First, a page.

Data on Czech Romanies to be collected with their consent-office
Czech institutions can collect statistical data on Romanies and members of other ethnic minorities but only with their consent, Jan Folda from the Personal Data Protection Office (UOOU) told CTK today.
He was commenting on the recent statement by Minister in charge of ethic minorities and human rights Dzamila Stehlikova (Green Party) who said that the state should try to collect statistical data on Romanies to make its projects designed to help Romanies effective.
She said that the state at present lacked data on Romany unemployment and their education.
Romany activist Ivan Vesely from the Dzeno group said that the collection of such data would not improve the situation of Romanies but, on the contrary, could harm them.
In the past, Romany activists protested against a research of the situation in Romany settlements that showed that there are more than 300 houses and areas for the poor in the Czech Republic where up to 80,000 people, mostly Romanies, live.
More than 11,400 people declared themselves Romanies in the latest national census in 2001, while according to unofficial estimates, their number could be up to 250,000.
Folda said that since data on ethnic minorities were very sensitive personal data people should express their "informed, willing and free" consent with their collection.
"People should know for what purpose the data are collected and by whom," Folda said.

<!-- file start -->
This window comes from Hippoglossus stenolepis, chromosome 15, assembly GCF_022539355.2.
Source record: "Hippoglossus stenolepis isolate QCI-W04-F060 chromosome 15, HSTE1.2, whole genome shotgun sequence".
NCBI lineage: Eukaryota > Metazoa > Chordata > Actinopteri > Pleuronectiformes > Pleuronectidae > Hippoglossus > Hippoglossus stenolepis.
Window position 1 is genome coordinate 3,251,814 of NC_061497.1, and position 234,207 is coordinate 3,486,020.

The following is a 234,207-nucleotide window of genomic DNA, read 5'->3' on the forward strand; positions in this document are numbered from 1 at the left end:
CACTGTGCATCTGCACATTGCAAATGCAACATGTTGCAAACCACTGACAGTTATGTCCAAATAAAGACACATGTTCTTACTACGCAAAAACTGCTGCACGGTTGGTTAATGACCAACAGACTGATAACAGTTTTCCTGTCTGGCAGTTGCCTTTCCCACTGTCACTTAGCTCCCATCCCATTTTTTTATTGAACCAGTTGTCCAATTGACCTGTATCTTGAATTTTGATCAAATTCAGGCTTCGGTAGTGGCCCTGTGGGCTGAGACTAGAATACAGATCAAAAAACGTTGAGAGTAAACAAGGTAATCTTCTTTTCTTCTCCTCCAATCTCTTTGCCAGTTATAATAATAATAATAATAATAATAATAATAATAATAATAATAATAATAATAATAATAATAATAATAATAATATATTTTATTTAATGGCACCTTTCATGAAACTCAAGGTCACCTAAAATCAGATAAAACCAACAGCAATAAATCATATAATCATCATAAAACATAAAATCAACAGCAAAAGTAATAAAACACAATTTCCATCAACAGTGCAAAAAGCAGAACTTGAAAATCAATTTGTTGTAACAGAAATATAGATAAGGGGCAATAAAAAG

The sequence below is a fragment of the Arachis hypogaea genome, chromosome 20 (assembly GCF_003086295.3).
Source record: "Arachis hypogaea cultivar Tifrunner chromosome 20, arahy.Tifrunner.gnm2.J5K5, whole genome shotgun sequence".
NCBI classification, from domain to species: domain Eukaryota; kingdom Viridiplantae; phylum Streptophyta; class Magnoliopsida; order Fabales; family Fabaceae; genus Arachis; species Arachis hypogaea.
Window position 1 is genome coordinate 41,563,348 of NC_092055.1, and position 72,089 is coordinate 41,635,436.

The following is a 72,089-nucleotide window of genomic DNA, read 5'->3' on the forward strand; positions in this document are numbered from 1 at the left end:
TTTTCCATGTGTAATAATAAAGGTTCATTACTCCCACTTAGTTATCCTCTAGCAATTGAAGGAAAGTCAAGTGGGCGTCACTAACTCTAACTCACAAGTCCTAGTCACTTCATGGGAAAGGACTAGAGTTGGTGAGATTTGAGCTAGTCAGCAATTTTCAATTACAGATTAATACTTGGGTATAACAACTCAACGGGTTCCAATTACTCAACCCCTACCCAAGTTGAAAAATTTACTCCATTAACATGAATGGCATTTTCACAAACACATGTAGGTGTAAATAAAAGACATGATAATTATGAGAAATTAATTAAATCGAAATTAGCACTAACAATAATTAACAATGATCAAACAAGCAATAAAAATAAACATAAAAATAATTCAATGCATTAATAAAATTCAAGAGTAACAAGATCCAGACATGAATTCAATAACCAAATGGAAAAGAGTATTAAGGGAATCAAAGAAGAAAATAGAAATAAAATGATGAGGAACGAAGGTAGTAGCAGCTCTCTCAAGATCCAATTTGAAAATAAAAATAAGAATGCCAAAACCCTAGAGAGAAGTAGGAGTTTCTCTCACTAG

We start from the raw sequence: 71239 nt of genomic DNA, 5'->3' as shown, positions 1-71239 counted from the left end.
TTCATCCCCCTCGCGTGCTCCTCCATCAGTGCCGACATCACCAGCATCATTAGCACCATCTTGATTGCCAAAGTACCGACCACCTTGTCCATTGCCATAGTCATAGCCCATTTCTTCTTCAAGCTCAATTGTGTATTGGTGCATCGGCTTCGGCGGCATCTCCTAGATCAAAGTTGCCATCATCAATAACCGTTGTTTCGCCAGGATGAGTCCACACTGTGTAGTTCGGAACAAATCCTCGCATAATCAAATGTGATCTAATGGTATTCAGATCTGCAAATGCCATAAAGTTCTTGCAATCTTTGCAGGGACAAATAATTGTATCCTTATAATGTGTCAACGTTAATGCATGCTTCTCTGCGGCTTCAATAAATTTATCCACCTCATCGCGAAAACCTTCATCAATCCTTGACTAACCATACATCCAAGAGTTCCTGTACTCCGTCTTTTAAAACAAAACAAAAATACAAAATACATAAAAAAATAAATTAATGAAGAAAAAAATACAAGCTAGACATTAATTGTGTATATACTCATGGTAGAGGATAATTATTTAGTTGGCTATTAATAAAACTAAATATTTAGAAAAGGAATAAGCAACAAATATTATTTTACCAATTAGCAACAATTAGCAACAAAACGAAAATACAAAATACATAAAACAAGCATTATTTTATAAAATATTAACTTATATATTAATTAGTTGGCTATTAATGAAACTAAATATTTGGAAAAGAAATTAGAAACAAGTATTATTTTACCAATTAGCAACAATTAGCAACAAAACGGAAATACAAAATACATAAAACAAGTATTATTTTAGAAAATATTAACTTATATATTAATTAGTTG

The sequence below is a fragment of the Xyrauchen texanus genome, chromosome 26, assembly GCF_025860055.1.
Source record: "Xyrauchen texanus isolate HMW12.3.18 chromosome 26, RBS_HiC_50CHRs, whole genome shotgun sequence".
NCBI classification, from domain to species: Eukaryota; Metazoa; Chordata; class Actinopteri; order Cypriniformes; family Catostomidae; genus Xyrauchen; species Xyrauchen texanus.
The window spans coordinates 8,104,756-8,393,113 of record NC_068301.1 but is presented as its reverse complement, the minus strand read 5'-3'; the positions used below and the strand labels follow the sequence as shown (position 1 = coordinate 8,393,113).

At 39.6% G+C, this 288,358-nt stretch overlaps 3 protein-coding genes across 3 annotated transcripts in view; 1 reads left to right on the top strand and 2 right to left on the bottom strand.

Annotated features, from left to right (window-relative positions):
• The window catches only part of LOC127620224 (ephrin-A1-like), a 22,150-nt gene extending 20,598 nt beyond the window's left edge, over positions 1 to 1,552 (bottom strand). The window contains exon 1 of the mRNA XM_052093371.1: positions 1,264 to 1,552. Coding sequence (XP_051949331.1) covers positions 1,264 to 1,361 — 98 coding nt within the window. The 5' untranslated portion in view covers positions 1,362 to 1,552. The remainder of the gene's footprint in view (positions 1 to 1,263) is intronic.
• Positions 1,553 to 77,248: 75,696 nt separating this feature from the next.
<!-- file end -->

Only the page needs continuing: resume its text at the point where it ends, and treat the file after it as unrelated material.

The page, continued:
He said he expected many people to refuse to provide sensitive information out of fear of discrimination against them or abuse of their data.
The state will only be able to obtain such information if a special law empowers certain institutions with collecting it, Folda said.
Vesely said it was not clear to him why the current government needed such data.
The state has enough data to fight against social segregation, he said.
"However, no one works with us and no one wants to do so. They just invent reasons to postpone the solution to the problem," Vesely told CTK today.
opt a special approach to Romanies, the state should have a clear and unified social policy for all citizens who find themselves in a disadvantageous situation, he said.
According to a United Nations Development Programme (UNDP) study, a quarter of Czech Romanies live below poverty line, while it is less than 9 percent among the majority population.
Only a quarter of Romany children complete basic education, compared to three-quarters in the majority society.
One in 10 Romany households in the Czech Republic is not connected to a sewage system.
Debts for rent and electricity make up one-fifth of the Romany household's monthly income.
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